Computed Tomography and Magnetic Resonance Imaging of Left Ventricular Thrombus
A 67-year-old woman with stage IV (New York Heart Association) heart failure had an echocardiogram that showed a pericardial effusion and a large mass in the left ventricle, occupying one third of its cavity. The mass adhered to the free wall of the ventricle. The motion of the left ventricular wall was normal. On magnetic resonance imaging, differentiation between the mass and the myocardium was impossible using both a gradient echo image and a spin echo-weighted T1 image (Figure 1⇓). After gadolinium injection, the mass was more clearly defined because only the myocardial signal intensity increased (Figure 2⇓). Computed tomography revealed a high-density mass in the left ventricle distinct from the myocardium (Figure 3⇓). A diagnosis of mural thrombosis was therefore made.
An endomyocardial biopsy was not performed because of the patient’s age and clinical status. However, in view of the hypereosinophilia and ventricular thrombosis without any other cardiac pathology, a diagnosis of endomyocardial fibrosis was made.1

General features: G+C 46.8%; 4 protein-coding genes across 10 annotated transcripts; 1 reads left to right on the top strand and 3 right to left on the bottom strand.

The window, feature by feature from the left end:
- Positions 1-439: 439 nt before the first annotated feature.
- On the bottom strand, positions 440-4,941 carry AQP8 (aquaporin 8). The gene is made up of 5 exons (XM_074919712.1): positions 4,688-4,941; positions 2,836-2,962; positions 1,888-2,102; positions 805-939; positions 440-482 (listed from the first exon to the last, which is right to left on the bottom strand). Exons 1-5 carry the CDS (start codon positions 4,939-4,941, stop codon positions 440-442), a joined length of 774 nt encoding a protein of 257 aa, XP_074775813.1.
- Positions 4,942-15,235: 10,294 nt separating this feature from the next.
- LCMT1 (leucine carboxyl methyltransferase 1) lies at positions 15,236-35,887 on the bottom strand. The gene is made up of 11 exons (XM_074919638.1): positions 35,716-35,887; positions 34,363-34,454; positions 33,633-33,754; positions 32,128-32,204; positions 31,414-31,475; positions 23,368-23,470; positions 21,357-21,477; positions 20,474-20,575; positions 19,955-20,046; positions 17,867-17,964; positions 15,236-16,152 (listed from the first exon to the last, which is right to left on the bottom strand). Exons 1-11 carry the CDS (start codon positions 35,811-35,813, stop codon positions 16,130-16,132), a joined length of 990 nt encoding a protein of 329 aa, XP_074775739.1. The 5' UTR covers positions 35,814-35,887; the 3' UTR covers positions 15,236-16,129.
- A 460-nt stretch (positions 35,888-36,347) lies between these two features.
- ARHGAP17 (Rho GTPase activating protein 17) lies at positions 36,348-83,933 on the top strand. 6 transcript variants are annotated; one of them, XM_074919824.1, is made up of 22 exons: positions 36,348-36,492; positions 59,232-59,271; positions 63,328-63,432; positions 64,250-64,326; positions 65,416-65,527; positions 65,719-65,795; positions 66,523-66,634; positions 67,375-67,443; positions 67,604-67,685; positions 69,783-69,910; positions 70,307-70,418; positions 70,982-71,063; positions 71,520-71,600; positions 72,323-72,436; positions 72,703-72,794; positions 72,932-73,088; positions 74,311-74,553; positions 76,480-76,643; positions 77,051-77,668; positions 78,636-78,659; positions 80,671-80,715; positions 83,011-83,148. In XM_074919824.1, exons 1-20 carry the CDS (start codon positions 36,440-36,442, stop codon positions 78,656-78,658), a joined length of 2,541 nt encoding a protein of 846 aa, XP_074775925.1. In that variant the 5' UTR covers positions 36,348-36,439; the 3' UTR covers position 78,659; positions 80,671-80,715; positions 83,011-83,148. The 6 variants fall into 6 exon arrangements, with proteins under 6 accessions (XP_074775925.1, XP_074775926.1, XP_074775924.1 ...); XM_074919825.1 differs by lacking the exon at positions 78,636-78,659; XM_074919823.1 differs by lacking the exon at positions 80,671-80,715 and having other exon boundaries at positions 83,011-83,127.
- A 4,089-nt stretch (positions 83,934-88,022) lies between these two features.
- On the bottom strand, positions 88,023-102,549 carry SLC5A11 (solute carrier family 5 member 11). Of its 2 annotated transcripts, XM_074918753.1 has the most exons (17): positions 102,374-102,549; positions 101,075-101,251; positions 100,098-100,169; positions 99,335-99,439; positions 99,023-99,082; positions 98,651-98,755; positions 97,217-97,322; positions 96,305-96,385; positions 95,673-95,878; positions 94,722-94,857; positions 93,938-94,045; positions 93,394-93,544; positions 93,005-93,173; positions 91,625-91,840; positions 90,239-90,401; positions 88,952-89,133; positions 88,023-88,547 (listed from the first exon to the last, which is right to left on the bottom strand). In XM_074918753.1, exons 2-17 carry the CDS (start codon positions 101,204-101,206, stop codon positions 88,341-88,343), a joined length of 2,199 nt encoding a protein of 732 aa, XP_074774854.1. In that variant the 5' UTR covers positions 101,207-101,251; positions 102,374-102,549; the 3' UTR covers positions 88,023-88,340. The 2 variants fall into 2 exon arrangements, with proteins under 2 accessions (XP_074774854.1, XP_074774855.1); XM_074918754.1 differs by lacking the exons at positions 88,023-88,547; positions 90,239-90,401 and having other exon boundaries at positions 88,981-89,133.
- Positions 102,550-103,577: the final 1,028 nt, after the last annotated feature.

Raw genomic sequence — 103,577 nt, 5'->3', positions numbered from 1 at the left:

Laminated mural thrombi may indeed be difficult to distinguish from the myocardium in some cases, and a high proportion of studies are technically inadequate.2 Magnetic resonance imaging may be useful in improving the differentiation between thrombus and surrounding blood and myocardium.3 Chronic left ventricular thrombi can appear as a hyper or a hypo signal mass on a T1 image because of the presence of deoxyhemoglobin and/or hemosiderin. In the short-term, the thrombus may even appear in iso signal compared with the myocardium. Thrombus signal intensity depends on paramagnetic hemoglobin degradation products and thus results in a signal intensity that can vary with time. The injection of gadolinium contrast medium is sometimes useful for increasing the contrast between the myocardium and the thrombus.
Computed tomography may confirm the diagnosis when the mass is of high density. However, the examination must be performed without the injection of contrast medium. After such an injection, the thrombus density will appear similar to that of the myocardium.
The patient received anticoagulant therapy, without significant regression of the thrombus. Partial alleviation of her heart failure was achieved using a β-blocker and a diuretic.
Correspondance to Jean Pierre Tasu, Service de Radiologie Générale, Hôpital de Bicêtre, 78 Rue du Général Leclerc, 94275 Le Kremlin Bicêtre, France.
The editor of Images in Cardiovascular Medicine is Hugh A. McAllister, Jr, MD, Chief, Department of Pathology, St Luke’s Episcopal Hospital and Texas Heart Institute, and Clinical Professor of Pathology, University of Texas Medical School and Baylor College of Medicine.
Circulation encourages readers to submit cardiovascular images to the Circulation Editorial Office, St Luke’s Episcopal Hospital/Texas Heart Institute, 6720 Bertner Ave, MC1-267, Houston, TX 77030.
- Copyright © 2001 by American Heart Association